Bala Venkat of the metropolis of Bangalore, India, has come up with a novel idea to reduce the noise pollution of the city. His project in the Landmark Education SELP programme is to create a campaign against this by raising awareness, educating drivers about indiscriminate honking, and working with police and other officials. He has organized many volunteers and a co-director for his programme. The Times of India covered the Landmark Education project in their November 11 edition.
BANGALORE: How often have you been stuck in a traffic jam and seen motorists making things worse by incessant honking? This, despite the knowledge that the jam is going to take long to ease, and the honking helps in no way whatsoever. The horns blare even in hospital or school zones.
In a battle against this unnecessary noise, two groups of youths will soon kick off a no-horn campaign that aims at creating awareness about noise pollution.
Techie Bala Venkat and his team have got together aound 500 volunteers for their campaign – called No Honk Please – that will be launched on November 25 by tagging stickers on vehicles and holding a road show. It will be flagged off from the Nokia office, where Bala works. He will first educate his colleagues about indiscriminate honking and its effects.
The increasing number of vehicles has made Bangalore one of the noisiest cities in the world. Various studies show that the decibel level of traffic is increasing by the day, and has crossed the maximum permissible limit (it’s 80 decibels on any road); sometimes it’s even louder than a jet taking off.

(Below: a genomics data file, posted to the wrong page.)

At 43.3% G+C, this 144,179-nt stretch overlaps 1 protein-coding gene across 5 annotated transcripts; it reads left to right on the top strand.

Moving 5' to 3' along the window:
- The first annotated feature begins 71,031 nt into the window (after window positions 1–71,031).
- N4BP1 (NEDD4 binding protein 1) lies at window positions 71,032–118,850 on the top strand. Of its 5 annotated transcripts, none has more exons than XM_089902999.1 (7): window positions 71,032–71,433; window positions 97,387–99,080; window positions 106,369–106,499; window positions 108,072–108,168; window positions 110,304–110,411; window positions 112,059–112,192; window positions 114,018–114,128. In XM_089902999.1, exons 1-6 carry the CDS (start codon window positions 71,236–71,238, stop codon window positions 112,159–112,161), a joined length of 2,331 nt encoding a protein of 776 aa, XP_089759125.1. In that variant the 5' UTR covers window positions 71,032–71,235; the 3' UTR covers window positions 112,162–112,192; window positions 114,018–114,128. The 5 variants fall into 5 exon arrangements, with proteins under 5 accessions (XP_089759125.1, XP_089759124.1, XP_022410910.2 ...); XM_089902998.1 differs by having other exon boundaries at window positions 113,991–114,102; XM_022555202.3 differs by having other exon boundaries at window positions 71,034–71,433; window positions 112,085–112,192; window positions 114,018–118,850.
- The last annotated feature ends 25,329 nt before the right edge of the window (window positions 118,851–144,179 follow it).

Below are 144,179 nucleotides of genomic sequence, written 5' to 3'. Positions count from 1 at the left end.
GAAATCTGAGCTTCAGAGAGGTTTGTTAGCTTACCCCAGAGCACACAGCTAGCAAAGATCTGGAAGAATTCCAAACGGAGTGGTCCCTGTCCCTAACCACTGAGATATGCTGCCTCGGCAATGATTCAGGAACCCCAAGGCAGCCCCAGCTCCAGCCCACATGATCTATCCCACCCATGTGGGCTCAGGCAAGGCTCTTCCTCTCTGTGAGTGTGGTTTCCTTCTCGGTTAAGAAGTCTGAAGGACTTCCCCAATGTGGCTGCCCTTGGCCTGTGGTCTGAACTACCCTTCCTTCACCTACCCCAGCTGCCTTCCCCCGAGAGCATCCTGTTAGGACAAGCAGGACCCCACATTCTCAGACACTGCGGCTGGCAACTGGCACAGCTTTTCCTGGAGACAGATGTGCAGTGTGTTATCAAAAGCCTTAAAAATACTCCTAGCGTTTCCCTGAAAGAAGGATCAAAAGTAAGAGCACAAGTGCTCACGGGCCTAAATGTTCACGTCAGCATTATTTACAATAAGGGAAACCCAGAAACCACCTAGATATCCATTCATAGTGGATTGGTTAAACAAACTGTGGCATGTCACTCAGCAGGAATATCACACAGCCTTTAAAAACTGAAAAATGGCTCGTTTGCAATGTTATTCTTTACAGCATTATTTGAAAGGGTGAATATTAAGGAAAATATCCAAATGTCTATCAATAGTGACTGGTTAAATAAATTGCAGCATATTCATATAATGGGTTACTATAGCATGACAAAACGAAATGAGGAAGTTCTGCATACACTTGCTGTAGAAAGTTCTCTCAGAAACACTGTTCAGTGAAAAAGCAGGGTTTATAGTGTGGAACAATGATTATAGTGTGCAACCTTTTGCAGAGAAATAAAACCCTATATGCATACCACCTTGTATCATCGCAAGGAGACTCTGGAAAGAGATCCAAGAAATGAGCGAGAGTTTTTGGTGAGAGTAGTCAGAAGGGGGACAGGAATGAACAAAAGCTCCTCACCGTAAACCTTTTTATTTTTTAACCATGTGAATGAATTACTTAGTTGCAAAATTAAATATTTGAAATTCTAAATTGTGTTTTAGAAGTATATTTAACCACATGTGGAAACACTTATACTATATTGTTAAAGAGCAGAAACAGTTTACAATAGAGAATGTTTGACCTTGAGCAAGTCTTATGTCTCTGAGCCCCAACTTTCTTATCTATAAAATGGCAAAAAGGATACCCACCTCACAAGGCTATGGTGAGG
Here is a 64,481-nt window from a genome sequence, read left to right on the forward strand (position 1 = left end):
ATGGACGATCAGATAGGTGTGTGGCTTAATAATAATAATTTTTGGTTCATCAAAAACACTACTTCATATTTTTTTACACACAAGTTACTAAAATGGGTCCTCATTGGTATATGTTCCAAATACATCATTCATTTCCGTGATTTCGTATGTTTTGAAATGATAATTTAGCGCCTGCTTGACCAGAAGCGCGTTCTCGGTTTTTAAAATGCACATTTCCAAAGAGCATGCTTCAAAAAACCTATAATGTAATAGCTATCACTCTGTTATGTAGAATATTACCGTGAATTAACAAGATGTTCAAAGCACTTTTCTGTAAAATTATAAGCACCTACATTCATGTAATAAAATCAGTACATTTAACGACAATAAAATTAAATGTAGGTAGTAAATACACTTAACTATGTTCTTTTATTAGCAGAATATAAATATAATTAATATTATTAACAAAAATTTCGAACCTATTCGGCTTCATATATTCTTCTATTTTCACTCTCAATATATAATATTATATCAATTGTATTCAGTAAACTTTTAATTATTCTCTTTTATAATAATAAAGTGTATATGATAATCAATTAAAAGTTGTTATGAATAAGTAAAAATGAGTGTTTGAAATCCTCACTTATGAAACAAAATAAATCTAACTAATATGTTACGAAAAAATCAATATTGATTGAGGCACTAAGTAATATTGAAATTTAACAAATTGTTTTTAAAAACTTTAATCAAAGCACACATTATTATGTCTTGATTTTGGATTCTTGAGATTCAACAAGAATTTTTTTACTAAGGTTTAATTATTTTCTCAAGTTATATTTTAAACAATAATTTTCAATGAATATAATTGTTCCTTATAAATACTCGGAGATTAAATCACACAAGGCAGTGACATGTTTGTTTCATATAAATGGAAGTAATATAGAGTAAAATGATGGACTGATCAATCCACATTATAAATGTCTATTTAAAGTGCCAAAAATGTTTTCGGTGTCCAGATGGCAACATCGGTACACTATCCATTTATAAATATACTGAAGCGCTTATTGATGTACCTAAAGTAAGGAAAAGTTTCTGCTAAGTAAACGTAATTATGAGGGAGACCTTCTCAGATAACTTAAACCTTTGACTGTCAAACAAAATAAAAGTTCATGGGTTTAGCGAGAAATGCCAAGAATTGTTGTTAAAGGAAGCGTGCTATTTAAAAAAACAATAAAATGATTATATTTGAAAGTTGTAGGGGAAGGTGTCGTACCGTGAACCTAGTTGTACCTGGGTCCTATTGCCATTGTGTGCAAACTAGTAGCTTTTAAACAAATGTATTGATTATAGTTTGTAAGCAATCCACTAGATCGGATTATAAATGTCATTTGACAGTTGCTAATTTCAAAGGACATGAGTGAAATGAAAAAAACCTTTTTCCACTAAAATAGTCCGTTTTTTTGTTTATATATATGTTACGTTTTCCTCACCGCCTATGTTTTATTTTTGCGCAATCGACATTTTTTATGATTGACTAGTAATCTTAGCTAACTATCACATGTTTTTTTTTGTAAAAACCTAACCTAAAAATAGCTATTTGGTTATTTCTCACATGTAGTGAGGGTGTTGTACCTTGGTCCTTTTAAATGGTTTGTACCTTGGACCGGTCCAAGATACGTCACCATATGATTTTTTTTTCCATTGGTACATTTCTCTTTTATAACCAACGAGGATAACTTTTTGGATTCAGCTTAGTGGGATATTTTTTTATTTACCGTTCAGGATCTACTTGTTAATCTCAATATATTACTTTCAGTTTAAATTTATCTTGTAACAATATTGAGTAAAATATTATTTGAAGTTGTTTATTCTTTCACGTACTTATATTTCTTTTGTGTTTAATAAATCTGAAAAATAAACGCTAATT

Employees of Astra Zeneca are also involved in a campaign against noise pollution. They conduct seminars and workshops and organized a road show on M G Road recently. A similar show will be held on November 15.
“Schoolchildren, BMTC and autorickshaw drivers will be educated on the use of horns. ENT experts will speak about the side effects of noise pollution. RTO and police officials will impart information on various rules to be followed,” said Naina Hegde, co-coordinator of the programme. Auto drivers will also be encouraged to use silencers. The team has 15 volunteers.
Besides warnings by the World Health Organization, the Supreme Court has also passed an order directing all state governments to initiate action against noise pollution. The Union ministry of environment had asked the states to forward an action taken report, compiling details on the measures initiated to curb the menace. “But the government had done nothing in this direction. Youths coming out voluntarily to create awareness is laudable,” says ENT specialist Sree Kumar.